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Cell Biochem Biophys. 2001;35(1):89-102.

How can the differences among AT1-receptor antagonists be explained?

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  • 1AstraZeneca R&D Mölndal, Integrative Pharmacology, Sweden.

Abstract

Over the last few years we have seen a new class of antihypertensive drug evolve, the angiotensin II subtype 1 receptor antagonists. Hypothetically, all substances in this class should have the same effect on blood pressure and on end-organ damage as they all block the AT1 receptor. However, there are distinctions between them that may explain the significant and clinically important differences that seem to exist within this class of drug. An explanation for the differences may be found in receptor-antagonist kinetics. The receptor-antagonist interaction may be fitted to a two-state, two-step model which determines how large a part of the binding that will be surmountable and how large a part that will be insurmountable. The proportion of surmountable/insurmountable binding fits nicely to the duration of binding of the antagonist to the receptor, which may be translated into efficacy for the antagonist as outlined in the following review.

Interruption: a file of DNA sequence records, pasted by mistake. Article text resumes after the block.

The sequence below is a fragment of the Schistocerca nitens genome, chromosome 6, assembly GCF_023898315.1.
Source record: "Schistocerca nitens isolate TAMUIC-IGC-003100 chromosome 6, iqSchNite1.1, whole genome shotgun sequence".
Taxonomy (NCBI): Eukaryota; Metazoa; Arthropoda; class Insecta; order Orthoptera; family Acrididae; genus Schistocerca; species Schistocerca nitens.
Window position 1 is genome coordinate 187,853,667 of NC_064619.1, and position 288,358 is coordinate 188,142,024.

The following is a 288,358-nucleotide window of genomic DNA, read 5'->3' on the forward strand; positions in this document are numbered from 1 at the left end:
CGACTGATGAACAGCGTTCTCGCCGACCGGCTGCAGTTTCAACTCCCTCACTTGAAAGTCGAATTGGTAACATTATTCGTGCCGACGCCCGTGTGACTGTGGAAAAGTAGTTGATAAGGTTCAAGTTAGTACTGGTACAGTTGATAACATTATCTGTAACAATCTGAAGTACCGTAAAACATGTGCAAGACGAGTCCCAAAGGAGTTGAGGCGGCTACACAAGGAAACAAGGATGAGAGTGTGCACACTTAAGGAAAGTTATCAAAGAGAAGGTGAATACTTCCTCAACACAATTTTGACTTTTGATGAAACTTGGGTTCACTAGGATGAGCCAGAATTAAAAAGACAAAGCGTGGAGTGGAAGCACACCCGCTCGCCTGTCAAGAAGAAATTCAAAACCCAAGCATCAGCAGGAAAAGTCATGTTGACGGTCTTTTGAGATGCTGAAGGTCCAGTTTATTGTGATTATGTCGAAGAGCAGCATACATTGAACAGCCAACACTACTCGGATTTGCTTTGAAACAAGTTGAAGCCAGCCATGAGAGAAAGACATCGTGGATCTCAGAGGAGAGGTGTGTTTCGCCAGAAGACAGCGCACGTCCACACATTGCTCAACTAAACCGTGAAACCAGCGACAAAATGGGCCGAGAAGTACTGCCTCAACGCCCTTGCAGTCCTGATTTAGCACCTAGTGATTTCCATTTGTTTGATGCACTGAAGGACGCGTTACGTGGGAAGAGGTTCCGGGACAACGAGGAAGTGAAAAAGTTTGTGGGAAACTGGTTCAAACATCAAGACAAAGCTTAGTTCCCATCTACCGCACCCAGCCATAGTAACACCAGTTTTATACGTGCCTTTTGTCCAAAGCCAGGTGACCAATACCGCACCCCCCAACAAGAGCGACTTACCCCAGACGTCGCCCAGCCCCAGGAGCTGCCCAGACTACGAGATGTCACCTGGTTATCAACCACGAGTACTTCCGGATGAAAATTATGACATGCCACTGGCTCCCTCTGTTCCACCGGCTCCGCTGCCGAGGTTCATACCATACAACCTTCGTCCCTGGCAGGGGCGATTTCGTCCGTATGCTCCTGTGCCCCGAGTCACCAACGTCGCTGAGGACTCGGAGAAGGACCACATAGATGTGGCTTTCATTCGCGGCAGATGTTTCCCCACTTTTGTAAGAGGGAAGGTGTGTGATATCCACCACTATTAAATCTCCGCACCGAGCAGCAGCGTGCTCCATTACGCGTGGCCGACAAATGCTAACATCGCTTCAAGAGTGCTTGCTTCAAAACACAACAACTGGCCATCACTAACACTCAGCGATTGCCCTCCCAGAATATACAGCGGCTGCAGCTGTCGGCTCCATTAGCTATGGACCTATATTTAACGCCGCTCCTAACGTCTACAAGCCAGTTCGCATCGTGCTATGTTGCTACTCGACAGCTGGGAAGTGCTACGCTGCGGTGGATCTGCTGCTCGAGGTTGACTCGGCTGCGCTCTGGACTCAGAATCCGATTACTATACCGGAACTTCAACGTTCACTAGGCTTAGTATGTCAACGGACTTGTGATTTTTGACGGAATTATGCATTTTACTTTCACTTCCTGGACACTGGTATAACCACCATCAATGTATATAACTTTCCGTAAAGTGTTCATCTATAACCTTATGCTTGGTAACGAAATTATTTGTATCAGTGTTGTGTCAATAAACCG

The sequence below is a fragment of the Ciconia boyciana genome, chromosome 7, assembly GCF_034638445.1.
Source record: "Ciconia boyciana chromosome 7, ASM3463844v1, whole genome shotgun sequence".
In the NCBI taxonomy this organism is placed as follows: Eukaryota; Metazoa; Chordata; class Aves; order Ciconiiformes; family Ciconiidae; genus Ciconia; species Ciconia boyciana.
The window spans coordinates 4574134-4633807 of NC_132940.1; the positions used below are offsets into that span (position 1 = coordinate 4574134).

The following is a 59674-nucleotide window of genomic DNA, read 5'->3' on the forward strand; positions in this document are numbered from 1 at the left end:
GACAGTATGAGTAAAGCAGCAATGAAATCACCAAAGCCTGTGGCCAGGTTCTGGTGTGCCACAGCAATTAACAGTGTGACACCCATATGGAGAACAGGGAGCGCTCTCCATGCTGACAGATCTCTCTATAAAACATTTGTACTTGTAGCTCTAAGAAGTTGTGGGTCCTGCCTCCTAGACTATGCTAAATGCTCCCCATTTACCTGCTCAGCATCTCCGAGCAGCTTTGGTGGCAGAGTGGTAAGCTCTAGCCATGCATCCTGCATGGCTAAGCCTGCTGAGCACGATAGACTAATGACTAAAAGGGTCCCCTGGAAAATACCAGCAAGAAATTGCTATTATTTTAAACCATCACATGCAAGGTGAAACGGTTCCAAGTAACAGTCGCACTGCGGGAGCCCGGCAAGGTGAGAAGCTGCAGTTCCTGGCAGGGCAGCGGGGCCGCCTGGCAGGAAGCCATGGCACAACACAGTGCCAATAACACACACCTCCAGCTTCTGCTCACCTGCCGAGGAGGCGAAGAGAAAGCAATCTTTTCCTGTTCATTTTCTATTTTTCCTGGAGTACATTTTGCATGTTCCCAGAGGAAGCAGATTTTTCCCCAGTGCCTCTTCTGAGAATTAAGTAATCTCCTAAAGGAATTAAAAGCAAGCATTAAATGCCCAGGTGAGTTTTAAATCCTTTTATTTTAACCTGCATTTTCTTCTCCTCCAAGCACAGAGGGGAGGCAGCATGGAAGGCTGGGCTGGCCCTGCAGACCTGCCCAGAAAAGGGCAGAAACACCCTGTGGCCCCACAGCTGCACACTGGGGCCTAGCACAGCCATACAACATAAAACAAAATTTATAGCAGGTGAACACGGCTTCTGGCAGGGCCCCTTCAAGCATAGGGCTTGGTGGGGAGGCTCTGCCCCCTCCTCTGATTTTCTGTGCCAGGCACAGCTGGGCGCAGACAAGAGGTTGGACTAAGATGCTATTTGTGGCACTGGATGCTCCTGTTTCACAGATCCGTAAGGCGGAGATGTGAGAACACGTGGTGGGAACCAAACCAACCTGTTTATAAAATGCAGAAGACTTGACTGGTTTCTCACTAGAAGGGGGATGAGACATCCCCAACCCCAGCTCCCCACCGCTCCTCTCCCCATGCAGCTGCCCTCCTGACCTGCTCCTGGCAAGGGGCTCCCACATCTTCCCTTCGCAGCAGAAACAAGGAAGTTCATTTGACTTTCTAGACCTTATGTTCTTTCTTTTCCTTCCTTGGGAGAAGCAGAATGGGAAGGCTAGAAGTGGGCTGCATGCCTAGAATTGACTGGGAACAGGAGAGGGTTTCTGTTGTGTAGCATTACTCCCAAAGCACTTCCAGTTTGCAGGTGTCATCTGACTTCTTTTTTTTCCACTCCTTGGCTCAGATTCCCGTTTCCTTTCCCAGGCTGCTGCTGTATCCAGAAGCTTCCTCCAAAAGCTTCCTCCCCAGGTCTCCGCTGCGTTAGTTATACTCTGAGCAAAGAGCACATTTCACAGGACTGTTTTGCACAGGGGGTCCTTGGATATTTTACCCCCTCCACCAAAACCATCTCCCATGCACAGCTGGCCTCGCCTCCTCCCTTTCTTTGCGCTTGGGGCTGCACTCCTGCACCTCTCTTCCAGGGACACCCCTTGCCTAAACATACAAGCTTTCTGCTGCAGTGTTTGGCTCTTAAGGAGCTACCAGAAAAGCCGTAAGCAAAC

[PubMed - indexed for MEDLINE]
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